Gordon and I dashed from the parking lot of the Music Center to Kendall’s for our usual soup and wine before going upstairs to see The Mystery of Love & Sex at the Taper. Our spot was taken again! And all the bartenders we knew weren’t working. The place was absolutely packed so the service was marginal but we got our soup (didn’t get the extra bread we requested) and watched Jeopardy anyway. The two people next to us didn’t pay any attention to the game; they were talking about the show and seemed quite knowledgeable about it. They talked loudly about being Yale graduates–don’t know if it was to impress the people around them or they had to talk loudly to be heard. Anyway, they seemed to be members of the Ivy League mafia that’s taken over the arts scene. They should be glad they could sit and yak. As I said, the place was packed. When did Kendall’s become popular? They crowd used to consist of aging art farts like Gordon and me. Now the aging hipsters have taken over. And they’ve taken my spot! Might have to try to restaurant in the Broad Museum across the street when it opens for dinner. I wonder if they have a TV? Wouldn’t want to miss Jeopardy.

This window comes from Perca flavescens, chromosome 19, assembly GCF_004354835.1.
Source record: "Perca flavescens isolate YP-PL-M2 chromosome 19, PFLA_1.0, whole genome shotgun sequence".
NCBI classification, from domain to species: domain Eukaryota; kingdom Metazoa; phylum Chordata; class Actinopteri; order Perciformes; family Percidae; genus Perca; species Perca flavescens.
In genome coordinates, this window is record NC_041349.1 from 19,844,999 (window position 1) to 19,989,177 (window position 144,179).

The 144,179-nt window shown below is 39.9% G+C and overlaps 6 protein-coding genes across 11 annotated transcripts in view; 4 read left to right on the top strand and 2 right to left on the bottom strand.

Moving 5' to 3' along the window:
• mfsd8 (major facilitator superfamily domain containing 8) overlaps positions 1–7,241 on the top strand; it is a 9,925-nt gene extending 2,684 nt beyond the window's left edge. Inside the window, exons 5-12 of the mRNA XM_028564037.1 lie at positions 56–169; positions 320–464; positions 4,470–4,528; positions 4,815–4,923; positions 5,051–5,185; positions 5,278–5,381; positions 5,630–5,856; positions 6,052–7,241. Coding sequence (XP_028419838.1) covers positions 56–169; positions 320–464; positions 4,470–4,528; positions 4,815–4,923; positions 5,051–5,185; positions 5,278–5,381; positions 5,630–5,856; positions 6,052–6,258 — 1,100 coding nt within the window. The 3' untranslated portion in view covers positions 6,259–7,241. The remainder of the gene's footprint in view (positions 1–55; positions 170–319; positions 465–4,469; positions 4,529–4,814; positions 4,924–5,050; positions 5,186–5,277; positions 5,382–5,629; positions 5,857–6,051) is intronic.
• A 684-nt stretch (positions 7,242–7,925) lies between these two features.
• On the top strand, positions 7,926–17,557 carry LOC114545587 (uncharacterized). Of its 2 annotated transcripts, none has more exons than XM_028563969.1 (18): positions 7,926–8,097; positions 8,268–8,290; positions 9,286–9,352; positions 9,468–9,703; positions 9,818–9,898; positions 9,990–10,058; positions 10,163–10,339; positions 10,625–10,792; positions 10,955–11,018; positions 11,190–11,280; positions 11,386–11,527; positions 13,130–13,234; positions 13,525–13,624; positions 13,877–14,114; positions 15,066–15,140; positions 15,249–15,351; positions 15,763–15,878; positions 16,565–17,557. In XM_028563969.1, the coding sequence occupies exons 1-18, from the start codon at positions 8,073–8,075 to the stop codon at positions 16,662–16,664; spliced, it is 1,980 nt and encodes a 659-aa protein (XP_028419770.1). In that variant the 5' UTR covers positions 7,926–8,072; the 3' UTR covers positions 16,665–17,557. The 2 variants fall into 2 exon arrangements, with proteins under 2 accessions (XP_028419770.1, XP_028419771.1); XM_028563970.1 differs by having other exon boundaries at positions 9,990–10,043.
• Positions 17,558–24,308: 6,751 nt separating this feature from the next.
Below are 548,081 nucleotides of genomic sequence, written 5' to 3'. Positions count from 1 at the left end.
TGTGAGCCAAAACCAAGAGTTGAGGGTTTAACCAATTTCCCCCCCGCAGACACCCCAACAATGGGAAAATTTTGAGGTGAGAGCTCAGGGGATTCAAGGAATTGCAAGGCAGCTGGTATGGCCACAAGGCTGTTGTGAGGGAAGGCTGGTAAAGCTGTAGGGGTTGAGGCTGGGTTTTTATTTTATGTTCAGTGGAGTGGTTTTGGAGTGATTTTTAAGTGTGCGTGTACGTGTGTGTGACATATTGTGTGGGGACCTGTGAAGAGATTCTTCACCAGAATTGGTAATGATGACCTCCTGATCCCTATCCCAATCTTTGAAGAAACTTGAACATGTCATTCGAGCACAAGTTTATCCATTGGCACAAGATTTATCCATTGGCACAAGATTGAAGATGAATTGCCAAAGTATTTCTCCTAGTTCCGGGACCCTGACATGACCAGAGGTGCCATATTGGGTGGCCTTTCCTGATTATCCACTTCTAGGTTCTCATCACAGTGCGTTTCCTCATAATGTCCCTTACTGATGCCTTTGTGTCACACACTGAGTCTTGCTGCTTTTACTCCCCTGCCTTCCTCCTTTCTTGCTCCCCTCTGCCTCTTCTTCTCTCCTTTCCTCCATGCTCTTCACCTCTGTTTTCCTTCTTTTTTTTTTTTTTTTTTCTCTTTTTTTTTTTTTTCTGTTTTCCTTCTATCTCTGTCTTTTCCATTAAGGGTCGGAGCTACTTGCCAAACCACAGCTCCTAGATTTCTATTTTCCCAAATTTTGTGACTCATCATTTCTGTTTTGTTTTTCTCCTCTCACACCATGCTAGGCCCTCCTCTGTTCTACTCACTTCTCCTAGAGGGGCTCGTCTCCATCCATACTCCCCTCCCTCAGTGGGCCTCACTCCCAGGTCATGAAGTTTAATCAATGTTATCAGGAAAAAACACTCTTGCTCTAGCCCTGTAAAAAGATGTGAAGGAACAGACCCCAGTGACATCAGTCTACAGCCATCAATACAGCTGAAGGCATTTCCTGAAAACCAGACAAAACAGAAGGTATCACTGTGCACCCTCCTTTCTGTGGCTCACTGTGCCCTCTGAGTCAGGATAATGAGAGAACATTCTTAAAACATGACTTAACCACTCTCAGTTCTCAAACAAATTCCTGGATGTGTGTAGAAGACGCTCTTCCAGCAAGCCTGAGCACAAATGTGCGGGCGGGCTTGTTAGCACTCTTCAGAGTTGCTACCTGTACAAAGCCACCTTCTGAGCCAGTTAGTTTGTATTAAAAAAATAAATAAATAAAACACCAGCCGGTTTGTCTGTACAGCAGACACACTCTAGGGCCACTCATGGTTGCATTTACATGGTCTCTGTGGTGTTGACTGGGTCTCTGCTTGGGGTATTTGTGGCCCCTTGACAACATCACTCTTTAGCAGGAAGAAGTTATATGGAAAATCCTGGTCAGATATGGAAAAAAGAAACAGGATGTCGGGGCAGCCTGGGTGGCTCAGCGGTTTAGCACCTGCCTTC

The play was about the difficulty of being open about life choices: love and sex, to be specific. It’s a dramedy about coming to terms with homosexuality, inter-race and/or faith marriages, and divorce. That’s a lot of territory to cover. There are no easy answers or resolutions, of course, but there are some funny lines and good scenes. Turns out that the woman sitting next to us at the restaurant was the playwright; she sat in front of us with a legal pad taking notes. I think the first note should be–edit it down about half an hour. The action drags a bit at times and the action could use some tightening up. The guy she was talking to was the director of the thing. And a county supervisor (a good card-carrying lesbian) sat behind us. I wish I could have seen her reaction to the line when the mother sees a picture of the woman (short hair; very butch) her daughter has a crush on: “Yup, she’s a lesbian all right.” The play follows good Liberal orthodoxy–it wouldn’t be produced at the Taper if it weren’t–but it has some good stuff in it and it does try to make fun of everyone. Nothing new or earthshaking but at least I wasn’t wishing I was at home watching I Love Lucy. Oh, and if you’re offended by nudity, save your money. The young people both strip down to show how ‘open’ and vulnerable they’re being. The young woman had probably been a gymnast in a past life–still had springy leg and upper body muscles. The young man was slim and lovely but it must have been cold on that stage. He got some ‘whoops’ anyway.